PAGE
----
Popularity? Not Always a Good Thing. Just Ask Science.

While being popular in high school might be every teenager’s goal, belonging to a tight-knit group may pay off more in the long run.

The types of friendships you form during your teenage years can affect your mental health in adulthood, according to a new study. And those with a few, high-quality best friendships grew up to be happier in their mid-20s than those who were popular among their peers.

How the study worked

Researchers from the University of Virginia examined 169 racially, ethnically and socioeconomically diverse adolescents over a period of 10 years, from the time they were 15 until they were 25. The results were published in the journal Child Development.

The study authors checked in on the participants each year to assess the state of their friendships and their mental health. Researchers asked the study participants questions about who their close friends were, as well as investigated issues like anxiety, social acceptance, self worth and symptoms of depression. The authors also interviewed the participants’ close friends on how they viewed their bonds with the study volunteers.

Friendship quality and popularity were measured by the reports from participants’ friends and peers. The study authors defined high-quality friendships as close friendships that involved psychological attachment and allowed for intimate exchanges. Popularity was determined by how many of the teens’ classmates ranked them as someone they wanted to hang out with.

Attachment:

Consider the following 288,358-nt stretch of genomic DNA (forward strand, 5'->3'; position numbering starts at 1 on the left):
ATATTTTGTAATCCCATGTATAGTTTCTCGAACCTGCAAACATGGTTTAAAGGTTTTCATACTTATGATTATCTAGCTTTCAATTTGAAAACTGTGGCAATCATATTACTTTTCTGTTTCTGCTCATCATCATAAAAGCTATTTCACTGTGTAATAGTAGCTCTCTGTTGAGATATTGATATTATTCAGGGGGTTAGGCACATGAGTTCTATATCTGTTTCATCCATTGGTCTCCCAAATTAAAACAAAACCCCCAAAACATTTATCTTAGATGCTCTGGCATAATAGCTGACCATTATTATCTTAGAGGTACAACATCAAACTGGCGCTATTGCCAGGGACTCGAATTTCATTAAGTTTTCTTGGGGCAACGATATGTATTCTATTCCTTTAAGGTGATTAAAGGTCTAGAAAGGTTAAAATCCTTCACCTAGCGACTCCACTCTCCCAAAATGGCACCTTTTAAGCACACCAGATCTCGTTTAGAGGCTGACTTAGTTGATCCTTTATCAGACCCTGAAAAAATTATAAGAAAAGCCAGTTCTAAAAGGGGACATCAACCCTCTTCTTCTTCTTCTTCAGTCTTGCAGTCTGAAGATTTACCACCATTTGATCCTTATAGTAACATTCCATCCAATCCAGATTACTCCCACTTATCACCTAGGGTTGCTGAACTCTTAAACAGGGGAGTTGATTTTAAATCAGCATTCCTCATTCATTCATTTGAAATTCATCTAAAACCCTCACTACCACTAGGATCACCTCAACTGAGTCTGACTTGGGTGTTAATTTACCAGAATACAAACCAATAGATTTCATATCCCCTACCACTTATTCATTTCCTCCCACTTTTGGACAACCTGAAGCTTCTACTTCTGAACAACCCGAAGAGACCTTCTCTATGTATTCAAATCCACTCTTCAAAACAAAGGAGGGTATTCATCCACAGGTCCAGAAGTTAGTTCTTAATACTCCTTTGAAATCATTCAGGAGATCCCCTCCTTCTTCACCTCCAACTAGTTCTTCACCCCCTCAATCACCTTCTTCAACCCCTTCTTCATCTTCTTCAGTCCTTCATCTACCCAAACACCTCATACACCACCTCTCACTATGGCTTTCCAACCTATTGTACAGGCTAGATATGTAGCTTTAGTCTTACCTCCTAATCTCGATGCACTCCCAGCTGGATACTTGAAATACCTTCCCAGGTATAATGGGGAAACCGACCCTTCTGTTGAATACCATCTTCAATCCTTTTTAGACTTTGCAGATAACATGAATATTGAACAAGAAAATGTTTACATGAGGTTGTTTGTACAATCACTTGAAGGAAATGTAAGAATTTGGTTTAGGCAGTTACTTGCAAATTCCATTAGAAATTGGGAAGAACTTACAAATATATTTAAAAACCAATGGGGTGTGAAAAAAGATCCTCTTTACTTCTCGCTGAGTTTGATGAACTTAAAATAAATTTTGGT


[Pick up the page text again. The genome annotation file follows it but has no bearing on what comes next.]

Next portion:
Those with high-quality friendships at age 15 seemed to fare better when they were 25 in terms of wellbeing. The participants with a few tight BFFs had lower social anxiety, increased sense of self-worth and fewer symptoms of depression. Those who were considered more popular by their peers showed higher levels of social anxiety as adults.

“Being well-liked by a large group of people cannot take the place of forging deep, supportive friendships.”
– Joseph Allen, professor of psychology at the University of Virginia

What this all means

The results are a prime example of the importance of friendships on longterm mental health, according to study co-author Joseph Allen, a professor of psychology at the University of Virginia.

“Our study affirms that forming strong close friendships is likely one of the most critical pieces of the teenage social experience,” Allen said in a statement. “Being well-liked by a large group of people cannot take the place of forging deep, supportive friendships. And these experiences stay with us, over and above what happens later.”

It’s important to point out here that the sample size of the study was somewhat small, so it’s unclear if this can be applied to a general population. However, previous research shows that friendships during adolescent periods can improve physical and emotional wellness. And friendships in general are good for your health: Studies indicate they reduce stress, help you cope with trauma and encourage you make better lifestyle choices.

When it comes down to it, there’s power in close supportive bonds ― especially when compared to adoration without any real connection.

Let’s hear it for your besties.